9. First affix the three pieces of cloth to three sides of the box with glue-and-tape/staples/adhesive of your choice. Pull the cloth over the frame as tightly as you can without bending the cardboard. Your box should now be closed on three sides by the cloth and open on one side. (Bottom also closed and top open)
DIY: How to make a light box or tent for beauty photography
10. Take the largest Bristol board/chart paper. Affix one end of the paper to the top edge OPPOSITE the side without the cloth i.e., opposite the open side of the box.
DIY: How to make a light box or tent for beauty photography
11. Affix the other end to the bottom of the box, below the open edge, like in the picture. The paper must have a slight bend, and not be creased.
12. Now take the last piece of cloth and cover the top of the box tightly, fixing it firmly on all four sides. See picture.
DIY: How to make a light box or tent for beauty photography
13. Time to get out your table lamp. Foldable is ideal.
DIY: How to make a light box or tent for beauty photography
14. The light should be right above the cloth on the top of the box, so the inside of the box is brightly illuminated. Edit: Shikha has just told me you can add more sources of light, to either side of the box outside the cloth - all white light, of course - for greater illumination, to diffuse the light more and avoid shadows.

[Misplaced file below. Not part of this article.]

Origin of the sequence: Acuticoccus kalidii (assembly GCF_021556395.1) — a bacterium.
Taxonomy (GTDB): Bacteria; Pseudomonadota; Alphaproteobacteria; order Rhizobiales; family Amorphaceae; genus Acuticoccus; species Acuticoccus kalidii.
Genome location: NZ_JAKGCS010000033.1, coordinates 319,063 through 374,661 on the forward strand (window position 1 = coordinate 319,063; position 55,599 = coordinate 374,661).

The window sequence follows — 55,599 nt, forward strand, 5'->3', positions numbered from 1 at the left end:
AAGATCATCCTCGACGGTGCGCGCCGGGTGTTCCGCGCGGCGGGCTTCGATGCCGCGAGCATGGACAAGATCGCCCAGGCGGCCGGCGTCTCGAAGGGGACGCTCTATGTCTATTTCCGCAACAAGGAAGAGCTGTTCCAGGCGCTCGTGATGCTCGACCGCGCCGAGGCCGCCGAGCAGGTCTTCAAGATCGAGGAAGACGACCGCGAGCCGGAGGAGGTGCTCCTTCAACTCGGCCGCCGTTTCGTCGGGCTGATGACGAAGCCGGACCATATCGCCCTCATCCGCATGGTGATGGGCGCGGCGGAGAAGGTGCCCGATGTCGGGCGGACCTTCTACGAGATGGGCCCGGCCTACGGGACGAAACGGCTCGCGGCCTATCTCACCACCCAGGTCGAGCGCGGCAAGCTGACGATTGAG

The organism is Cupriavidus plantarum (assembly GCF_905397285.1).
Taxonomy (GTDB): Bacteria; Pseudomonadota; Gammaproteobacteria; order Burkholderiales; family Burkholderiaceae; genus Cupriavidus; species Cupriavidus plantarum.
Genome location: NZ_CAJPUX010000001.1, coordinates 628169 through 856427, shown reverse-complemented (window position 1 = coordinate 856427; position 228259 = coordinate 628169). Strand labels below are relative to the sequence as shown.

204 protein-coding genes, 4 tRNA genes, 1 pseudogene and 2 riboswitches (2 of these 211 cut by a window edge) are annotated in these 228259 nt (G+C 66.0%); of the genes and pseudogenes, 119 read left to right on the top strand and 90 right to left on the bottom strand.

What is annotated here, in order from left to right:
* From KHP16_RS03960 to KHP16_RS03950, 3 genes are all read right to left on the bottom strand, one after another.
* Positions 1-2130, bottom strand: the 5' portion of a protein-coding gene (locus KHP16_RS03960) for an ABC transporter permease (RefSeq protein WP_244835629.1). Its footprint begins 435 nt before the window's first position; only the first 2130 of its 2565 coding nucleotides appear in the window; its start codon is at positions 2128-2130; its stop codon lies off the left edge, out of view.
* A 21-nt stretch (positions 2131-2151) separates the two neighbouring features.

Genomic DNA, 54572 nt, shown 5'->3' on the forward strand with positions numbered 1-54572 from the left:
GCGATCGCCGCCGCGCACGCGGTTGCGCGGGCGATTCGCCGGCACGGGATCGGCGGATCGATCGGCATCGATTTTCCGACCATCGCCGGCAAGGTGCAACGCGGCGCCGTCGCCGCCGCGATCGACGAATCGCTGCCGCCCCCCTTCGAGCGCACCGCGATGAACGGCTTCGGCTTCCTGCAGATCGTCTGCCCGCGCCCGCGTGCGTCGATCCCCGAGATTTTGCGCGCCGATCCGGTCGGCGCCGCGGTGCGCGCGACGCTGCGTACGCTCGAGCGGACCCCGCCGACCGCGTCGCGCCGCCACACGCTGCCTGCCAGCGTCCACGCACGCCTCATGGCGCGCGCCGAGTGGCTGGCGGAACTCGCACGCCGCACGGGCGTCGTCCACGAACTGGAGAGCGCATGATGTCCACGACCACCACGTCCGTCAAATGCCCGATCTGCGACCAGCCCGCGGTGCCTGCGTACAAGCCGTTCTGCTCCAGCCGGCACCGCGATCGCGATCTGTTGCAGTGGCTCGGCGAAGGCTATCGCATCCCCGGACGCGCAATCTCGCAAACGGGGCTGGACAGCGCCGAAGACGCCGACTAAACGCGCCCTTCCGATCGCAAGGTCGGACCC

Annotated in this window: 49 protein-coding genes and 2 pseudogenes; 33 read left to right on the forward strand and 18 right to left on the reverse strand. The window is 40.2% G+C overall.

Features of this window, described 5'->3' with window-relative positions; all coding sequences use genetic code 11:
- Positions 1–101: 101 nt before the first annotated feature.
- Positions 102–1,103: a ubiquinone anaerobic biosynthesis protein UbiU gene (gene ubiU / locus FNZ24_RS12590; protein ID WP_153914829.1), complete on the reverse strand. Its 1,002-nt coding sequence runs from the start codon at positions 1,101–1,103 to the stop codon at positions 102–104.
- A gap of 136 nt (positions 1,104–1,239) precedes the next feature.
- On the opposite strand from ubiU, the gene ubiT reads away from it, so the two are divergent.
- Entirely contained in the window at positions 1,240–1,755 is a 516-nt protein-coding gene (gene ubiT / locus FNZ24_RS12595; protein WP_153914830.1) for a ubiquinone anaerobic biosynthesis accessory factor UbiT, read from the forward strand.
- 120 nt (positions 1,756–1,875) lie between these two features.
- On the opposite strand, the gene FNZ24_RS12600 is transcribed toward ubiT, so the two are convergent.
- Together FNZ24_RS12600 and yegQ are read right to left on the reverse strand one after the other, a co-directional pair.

DIY: How to make a light box or tent for beauty photography
15. Voila. Now place your palette/polish/beauty product on the Bristol board inside the box, turn on the light and snap away.
Both these photographs were taken with a Canon 500D on auto-without-flash mode, indoors. Can you guess which went into the light tent and which remained outside? Both are unedited and sans watermark.
Answer: The one to the right. It is brighter and sharper - albeit marginally - than the first one. Yes, I need practice and more skills before my photos are decent; not the light tent's fault. The world's best pair of shoes isn't going to make me as fast as Usain Bolt overnight.
I'm sure you can do a lot better than that with a light tent!